//Get the order
    PropertyInfo orderAccessor = typeof(OrderLine).GetProperty("Order");
    MemberExpression getOrder = Expression.MakeMemberAccess(orderLine, orderAccessor);
    
    //Get the tax rate - notice that we pass the getOrder expression directly to the member access
    PropertyInfo taxRateAccessor = typeof(Order).GetProperty("TaxRate");
    MemberExpression getTaxRate = Expression.MakeMemberAccess(getOrder, taxRateAccessor);
    
    //Multiply the two - notice we pass the two operand expressions directly to multiply
    BinaryExpression multiplyTotalByRate = Expression.Multiply(getTotal, getTaxRate);
    
//If the line is not taxable, we'll return a constant value - 0.0 (decimal)
    ConstantExpression zero = Expression.Constant(0M);

//Create the actual if check and branches
    ConditionalExpression ifTaxableTernary = Expression.Condition(isLineTaxable, multiplyTotalByRate, zero);
    
//Wrap the whole thing up in a "method" - a LambdaExpression
    Expression<Func<OrderLine, decimal>> method = Expression.Lambda<Func<OrderLine, decimal>>(ifTaxableTernary, orderLine);

# Syntax

  • Expression name = lambdaExpression;

# Parameters

Parameter Details
TDelegate The delegate type to be used for the expression
lambdaExpression The lambda expression (ex. num => num < 5)

# Remarks

# Intro to Expression Trees

# Where we came from

Expression trees are all about consuming "source code" at runtime. Consider a method which calculates the sales tax due on a sales order decimal CalculateTotalTaxDue(SalesOrder order). Using that method in a .NET program is easy — you just call it decimal taxDue = CalculateTotalTaxDue(order);. What if you want to apply it to all the results from a remote query (SQL, XML, a remote server, etc)? Those remote query sources cannot call the method! Traditionally, you would have to invert the flow in all these cases. Make the entire query, store it in memory, then loop through the results and calculate tax for each result.

How to avoid flow inversion's memory and latency problems

Expression trees are data structures in a format of a tree, where each node holds an expression. They are used to translate the compiled instructions (like methods used to filter data) in expressions which could be used outside of the program environment such as inside a database query.

The problem here is that a remote query cannot access our method. We could avoid this problem if instead, we sent the instructions for the method to the remote query. In our CalculateTotalTaxDue example, that means we send this information:

  1. Create a variable to store the total tax
  2. Loop through all the lines on the order
  3. For each line, check if the product is taxable
  4. If it is, multiply the line total by the applicable tax rate and add that amount to the total
  5. Otherwise do nothing

With those instructions, the remote query can perform the work as it's creating the data.

There are two challenges to implementing this. How do you transform a compiled .NET method into a list of instructions, and how do you format the instructions in a way that they can be consumed by the remote system?

Without expression trees, you could only solve the first problem with MSIL. (MSIL is the assembler-like code created by the .NET compiler.) Parsing MSIL is possible, but it's not easy. Even when you do parse it properly, it can be hard to determine what the original programmer's intent was with a particular routine.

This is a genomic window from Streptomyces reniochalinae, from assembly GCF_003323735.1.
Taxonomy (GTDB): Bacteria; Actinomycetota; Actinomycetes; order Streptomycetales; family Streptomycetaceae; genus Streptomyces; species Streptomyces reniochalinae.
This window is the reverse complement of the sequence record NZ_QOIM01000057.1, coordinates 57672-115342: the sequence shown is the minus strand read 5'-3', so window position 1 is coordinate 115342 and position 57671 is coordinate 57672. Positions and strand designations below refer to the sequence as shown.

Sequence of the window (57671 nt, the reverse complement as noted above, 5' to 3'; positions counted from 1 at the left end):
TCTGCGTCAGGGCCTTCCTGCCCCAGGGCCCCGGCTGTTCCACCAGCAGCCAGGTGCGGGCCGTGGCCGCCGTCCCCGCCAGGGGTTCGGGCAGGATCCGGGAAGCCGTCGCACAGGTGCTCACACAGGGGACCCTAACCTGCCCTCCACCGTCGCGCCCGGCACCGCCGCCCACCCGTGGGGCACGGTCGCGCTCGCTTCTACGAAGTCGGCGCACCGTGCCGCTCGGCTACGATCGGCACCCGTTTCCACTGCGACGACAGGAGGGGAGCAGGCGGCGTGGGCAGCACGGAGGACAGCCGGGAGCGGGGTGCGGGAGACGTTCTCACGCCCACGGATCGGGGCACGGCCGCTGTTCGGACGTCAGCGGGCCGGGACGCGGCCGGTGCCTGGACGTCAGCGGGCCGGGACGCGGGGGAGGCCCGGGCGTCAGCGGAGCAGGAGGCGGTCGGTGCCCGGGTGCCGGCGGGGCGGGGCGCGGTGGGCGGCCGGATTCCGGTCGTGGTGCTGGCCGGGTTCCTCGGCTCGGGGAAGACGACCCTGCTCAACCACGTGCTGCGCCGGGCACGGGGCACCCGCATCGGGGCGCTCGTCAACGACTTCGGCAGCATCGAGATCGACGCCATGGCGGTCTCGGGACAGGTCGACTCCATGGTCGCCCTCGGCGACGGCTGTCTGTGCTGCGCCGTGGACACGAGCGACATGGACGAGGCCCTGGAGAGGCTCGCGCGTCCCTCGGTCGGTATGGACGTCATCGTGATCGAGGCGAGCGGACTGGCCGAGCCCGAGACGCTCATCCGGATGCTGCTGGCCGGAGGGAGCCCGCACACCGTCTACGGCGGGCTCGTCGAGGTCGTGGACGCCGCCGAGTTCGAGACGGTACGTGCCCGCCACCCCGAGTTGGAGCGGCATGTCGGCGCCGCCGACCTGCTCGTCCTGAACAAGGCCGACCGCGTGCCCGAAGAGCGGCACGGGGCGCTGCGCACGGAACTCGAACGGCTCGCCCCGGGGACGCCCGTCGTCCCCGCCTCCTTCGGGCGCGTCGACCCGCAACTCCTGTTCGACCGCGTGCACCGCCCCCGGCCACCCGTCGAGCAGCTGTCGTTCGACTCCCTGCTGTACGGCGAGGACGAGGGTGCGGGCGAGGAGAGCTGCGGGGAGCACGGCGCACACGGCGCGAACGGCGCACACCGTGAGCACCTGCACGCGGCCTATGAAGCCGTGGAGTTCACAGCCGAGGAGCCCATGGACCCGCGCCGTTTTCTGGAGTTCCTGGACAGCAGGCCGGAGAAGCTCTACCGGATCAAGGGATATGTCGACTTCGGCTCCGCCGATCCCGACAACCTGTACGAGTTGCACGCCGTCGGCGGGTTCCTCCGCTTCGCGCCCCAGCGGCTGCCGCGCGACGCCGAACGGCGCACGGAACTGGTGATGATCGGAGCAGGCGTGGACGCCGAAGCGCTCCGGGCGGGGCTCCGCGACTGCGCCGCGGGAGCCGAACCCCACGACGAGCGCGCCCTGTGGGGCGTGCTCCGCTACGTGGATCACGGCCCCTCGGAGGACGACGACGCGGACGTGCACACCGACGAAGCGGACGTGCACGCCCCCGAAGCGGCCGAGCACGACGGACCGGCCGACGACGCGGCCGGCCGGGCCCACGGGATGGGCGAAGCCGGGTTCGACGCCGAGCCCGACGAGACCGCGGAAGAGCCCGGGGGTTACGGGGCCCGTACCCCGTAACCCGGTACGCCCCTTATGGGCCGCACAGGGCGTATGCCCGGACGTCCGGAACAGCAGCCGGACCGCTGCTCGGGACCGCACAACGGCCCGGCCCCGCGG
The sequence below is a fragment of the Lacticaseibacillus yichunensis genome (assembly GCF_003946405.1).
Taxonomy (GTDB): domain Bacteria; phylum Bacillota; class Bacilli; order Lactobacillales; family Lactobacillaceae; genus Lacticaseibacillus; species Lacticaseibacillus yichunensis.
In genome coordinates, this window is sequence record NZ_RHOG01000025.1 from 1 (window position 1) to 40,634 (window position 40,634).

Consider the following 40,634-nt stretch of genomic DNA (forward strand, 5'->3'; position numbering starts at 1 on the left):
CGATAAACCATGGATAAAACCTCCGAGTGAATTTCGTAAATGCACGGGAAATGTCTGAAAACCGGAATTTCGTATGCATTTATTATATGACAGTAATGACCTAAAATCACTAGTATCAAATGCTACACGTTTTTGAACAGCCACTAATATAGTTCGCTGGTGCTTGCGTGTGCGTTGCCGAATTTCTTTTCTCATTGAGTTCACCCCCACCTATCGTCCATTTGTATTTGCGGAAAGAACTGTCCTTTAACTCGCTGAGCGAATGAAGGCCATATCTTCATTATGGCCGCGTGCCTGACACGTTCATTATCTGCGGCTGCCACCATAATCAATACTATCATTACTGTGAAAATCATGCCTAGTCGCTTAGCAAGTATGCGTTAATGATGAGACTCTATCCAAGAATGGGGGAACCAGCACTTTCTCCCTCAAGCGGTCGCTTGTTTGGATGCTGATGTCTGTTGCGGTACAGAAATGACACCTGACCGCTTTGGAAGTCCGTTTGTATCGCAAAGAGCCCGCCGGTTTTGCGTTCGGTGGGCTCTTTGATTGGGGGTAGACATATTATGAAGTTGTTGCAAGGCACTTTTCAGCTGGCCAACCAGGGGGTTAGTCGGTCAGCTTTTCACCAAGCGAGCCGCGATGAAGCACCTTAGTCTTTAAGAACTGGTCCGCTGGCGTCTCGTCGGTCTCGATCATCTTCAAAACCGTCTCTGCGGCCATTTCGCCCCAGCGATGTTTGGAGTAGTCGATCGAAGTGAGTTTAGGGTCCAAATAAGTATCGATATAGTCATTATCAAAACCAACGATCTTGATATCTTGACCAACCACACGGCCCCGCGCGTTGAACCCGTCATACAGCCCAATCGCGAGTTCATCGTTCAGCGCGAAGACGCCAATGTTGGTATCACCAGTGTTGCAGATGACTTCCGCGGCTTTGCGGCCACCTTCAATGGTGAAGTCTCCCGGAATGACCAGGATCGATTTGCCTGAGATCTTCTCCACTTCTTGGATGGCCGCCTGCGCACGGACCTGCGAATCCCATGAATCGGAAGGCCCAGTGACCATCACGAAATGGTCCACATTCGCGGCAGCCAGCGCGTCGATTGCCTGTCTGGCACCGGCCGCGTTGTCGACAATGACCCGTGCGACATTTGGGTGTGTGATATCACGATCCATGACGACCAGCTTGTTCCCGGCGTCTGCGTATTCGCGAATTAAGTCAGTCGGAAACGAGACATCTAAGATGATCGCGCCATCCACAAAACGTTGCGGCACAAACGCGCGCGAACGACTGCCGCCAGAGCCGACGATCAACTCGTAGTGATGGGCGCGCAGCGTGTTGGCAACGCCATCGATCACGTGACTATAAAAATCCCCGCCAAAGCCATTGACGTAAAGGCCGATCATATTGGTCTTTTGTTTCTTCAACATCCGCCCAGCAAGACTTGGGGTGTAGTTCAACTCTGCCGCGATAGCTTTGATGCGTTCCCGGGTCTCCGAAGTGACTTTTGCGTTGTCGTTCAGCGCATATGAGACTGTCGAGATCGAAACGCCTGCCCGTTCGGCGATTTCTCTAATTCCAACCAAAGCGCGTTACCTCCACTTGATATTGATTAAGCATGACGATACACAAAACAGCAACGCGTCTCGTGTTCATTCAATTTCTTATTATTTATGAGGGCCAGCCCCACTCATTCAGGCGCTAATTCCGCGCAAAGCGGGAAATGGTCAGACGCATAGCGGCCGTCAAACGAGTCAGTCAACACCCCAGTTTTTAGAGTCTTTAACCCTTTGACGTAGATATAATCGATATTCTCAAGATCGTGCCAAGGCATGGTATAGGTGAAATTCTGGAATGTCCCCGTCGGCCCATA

Expression trees save the day

Expression trees address these exact issues. They represent program instructions a tree data structure where each node represents one instruction and has references to all the information you need to execute that instruction. For example, a MethodCallExpression has reference to 1) the MethodInfo it is going to call, 2) a list of Expressions it will pass to that method, 3) for instance methods, the Expression you'll call the method on. You can "walk the tree" and apply the instructions on your remote query.

Creating expression trees

The easiest way to create an expression tree is with a lambda expression. These expressions look almost the same as normal C# methods. It's important to realize this is compiler magic. When you first create a lambda expression, the compiler checks what you assign it to. If it's a Delegate type (including Action or Func), the compiler converts the lambda expression into a delegate. If it's a LambdaExpression (or an Expression<Action<T>> or Expression<Func<T>> which are strongly typed LambdaExpression's), the compiler transforms it into a LambdaExpression. This is where the magic kicks in. Behind the scenes, the compiler uses the expression tree API to transform your lambda expression into a LambdaExpression.

Lambda expressions cannot create every type of expression tree. In those cases, you can use the Expressions API manually to create the tree you need to. In the Understanding the expressions API example, we create the CalculateTotalSalesTax expression using the API.

NOTE: The names get a bit confusing here. A lambda expression (two words, lower case) refers to the block of code with a => indicator. It represents an anonymous method in C# and is converted into either a Delegate or Expression. A LambdaExpression (one word, PascalCase) refers to the node type within the Expression API which represents a method you can execute.

# Expression Trees and LINQ

One of the most common uses of expression trees is with LINQ and database queries. LINQ pairs an expression tree with a query provider to apply your instructions to the target remote query. For example, the LINQ to Entity Framework query provider transforms an expression tree into SQL which is executed against the database directly.

Putting all the pieces together, you can see the real power behind LINQ.

  1. Write a query using a lambda expression: products.Where(x => x.Cost > 5)
  2. The compiler transforms that expression into an expression tree with the instructions "check if the Cost property of the parameter is greater than five".
  3. The query provider parses the expression tree and produces a valid SQL query SELECT * FROM products WHERE Cost > 5
  4. The ORM projects all the results into POCOs and you get a list of objects back

# Notes

  • Expression trees are immutable. If you want to change an expression tree you need to create a new one, copy the existing one into the new one (to traverse an expression tree you can use the ExpressionVisitor) and make the wanted changes.